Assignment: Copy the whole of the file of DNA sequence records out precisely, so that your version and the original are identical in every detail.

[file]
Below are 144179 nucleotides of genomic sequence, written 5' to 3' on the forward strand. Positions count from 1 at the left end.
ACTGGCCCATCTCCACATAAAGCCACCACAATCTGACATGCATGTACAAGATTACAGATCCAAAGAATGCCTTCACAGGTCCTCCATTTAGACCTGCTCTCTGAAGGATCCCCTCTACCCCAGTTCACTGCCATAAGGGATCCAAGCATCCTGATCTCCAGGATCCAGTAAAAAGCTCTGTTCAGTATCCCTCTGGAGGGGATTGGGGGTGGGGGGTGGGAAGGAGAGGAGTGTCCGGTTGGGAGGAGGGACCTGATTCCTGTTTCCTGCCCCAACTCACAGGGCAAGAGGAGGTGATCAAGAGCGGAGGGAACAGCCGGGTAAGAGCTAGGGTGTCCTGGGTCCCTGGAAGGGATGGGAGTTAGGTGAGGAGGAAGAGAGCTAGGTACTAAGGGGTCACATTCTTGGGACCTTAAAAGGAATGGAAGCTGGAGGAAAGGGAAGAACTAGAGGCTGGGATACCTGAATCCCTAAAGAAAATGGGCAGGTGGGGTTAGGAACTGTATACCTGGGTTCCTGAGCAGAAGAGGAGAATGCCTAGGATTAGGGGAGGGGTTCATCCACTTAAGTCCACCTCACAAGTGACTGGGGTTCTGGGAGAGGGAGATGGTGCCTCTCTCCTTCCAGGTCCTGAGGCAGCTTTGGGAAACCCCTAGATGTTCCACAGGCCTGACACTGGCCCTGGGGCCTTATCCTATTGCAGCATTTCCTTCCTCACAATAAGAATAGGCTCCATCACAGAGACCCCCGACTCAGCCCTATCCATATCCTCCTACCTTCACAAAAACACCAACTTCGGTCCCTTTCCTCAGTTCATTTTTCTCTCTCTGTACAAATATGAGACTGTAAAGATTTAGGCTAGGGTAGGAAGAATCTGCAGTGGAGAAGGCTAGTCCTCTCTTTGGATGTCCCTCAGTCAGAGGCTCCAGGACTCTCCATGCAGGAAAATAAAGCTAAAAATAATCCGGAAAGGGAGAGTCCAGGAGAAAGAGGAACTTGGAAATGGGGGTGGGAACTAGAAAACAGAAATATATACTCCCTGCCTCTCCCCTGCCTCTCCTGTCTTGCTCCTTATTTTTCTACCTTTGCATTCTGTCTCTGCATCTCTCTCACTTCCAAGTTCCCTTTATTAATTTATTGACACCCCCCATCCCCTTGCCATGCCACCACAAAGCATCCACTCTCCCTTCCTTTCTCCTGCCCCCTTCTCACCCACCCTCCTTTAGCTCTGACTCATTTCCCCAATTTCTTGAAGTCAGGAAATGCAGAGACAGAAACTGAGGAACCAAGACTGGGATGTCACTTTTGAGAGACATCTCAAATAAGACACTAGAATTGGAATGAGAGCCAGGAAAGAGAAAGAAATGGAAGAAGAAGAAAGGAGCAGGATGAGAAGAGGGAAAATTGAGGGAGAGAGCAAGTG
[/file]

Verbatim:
Below are 144179 nucleotides of genomic sequence, written 5' to 3' on the forward strand. Positions count from 1 at the left end.
ACTGGCCCATCTCCACATAAAGCCACCACAATCTGACATGCATGTACAAGATTACAGATCCAAAGAATGCCTTCACAGGTCCTCCATTTAGACCTGCTCTCTGAAGGATCCCCTCTACCCCAGTTCACTGCCATAAGGGATCCAAGCATCCTGATCTCCAGGATCCAGTAAAAAGCTCTGTTCAGTATCCCTCTGGAGGGGATTGGGGGTGGGGGGTGGGAAGGAGAGGAGTGTCCGGTTGGGAGGAGGGACCTGATTCCTGTTTCCTGCCCCAACTCACAGGGCAAGAGGAGGTGATCAAGAGCGGAGGGAACAGCCGGGTAAGAGCTAGGGTGTCCTGGGTCCCTGGAAGGGATGGGAGTTAGGTGAGGAGGAAGAGAGCTAGGTACTAAGGGGTCACATTCTTGGGACCTTAAAAGGAATGGAAGCTGGAGGAAAGGGAAGAACTAGAGGCTGGGATACCTGAATCCCTAAAGAAAATGGGCAGGTGGGGTTAGGAACTGTATACCTGGGTTCCTGAGCAGAAGAGGAGAATGCCTAGGATTAGGGGAGGGGTTCATCCACTTAAGTCCACCTCACAAGTGACTGGGGTTCTGGGAGAGGGAGATGGTGCCTCTCTCCTTCCAGGTCCTGAGGCAGCTTTGGGAAACCCCTAGATGTTCCACAGGCCTGACACTGGCCCTGGGGCCTTATCCTATTGCAGCATTTCCTTCCTCACAATAAGAATAGGCTCCATCACAGAGACCCCCGACTCAGCCCTATCCATATCCTCCTACCTTCACAAAAACACCAACTTCGGTCCCTTTCCTCAGTTCATTTTTCTCTCTCTGTACAAATATGAGACTGTAAAGATTTAGGCTAGGGTAGGAAGAATCTGCAGTGGAGAAGGCTAGTCCTCTCTTTGGATGTCCCTCAGTCAGAGGCTCCAGGACTCTCCATGCAGGAAAATAAAGCTAAAAATAATCCGGAAAGGGAGAGTCCAGGAGAAAGAGGAACTTGGAAATGGGGGTGGGAACTAGAAAACAGAAATATATACTCCCTGCCTCTCCCCTGCCTCTCCTGTCTTGCTCCTTATTTTTCTACCTTTGCATTCTGTCTCTGCATCTCTCTCACTTCCAAGTTCCCTTTATTAATTTATTGACACCCCCCATCCCCTTGCCATGCCACCACAAAGCATCCACTCTCCCTTCCTTTCTCCTGCCCCCTTCTCACCCACCCTCCTTTAGCTCTGACTCATTTCCCCAATTTCTTGAAGTCAGGAAATGCAGAGACAGAAACTGAGGAACCAAGACTGGGATGTCACTTTTGAGAGACATCTCAAATAAGACACTAGAATTGGAATGAGAGCCAGGAAAGAGAAAGAAATGGAAGAAGAAGAAAGGAGCAGGATGAGAAGAGGGAAAATTGAGGGAGAGAGCAAGTG